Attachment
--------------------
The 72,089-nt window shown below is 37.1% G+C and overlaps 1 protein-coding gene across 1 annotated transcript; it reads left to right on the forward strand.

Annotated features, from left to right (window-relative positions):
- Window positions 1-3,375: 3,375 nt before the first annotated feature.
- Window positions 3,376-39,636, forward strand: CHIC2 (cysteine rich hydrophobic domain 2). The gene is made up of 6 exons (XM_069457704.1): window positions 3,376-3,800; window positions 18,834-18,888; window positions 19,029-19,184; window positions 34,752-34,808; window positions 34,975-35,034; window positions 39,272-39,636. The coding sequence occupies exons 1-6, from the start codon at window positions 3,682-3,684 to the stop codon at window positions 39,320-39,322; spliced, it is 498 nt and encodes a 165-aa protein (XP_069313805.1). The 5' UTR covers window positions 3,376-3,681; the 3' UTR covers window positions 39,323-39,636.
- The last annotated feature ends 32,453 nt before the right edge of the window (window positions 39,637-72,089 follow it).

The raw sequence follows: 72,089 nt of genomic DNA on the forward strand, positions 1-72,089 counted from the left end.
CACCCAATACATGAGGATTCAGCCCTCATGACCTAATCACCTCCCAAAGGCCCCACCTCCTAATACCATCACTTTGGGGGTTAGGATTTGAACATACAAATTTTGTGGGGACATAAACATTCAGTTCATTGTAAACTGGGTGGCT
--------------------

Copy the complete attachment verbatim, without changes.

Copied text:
The 72,089-nt window shown below is 37.1% G+C and overlaps 1 protein-coding gene across 1 annotated transcript; it reads left to right on the forward strand.

Annotated features, from left to right (window-relative positions):
- Window positions 1-3,375: 3,375 nt before the first annotated feature.
- Window positions 3,376-39,636, forward strand: CHIC2 (cysteine rich hydrophobic domain 2). The gene is made up of 6 exons (XM_069457704.1): window positions 3,376-3,800; window positions 18,834-18,888; window positions 19,029-19,184; window positions 34,752-34,808; window positions 34,975-35,034; window positions 39,272-39,636. The coding sequence occupies exons 1-6, from the start codon at window positions 3,682-3,684 to the stop codon at window positions 39,320-39,322; spliced, it is 498 nt and encodes a 165-aa protein (XP_069313805.1). The 5' UTR covers window positions 3,376-3,681; the 3' UTR covers window positions 39,323-39,636.
- The last annotated feature ends 32,453 nt before the right edge of the window (window positions 39,637-72,089 follow it).

The raw sequence follows: 72,089 nt of genomic DNA on the forward strand, positions 1-72,089 counted from the left end.
CACCCAATACATGAGGATTCAGCCCTCATGACCTAATCACCTCCCAAAGGCCCCACCTCCTAATACCATCACTTTGGGGGTTAGGATTTGAACATACAAATTTTGTGGGGACATAAACATTCAGTTCATTGTAAACTGGGTGGCT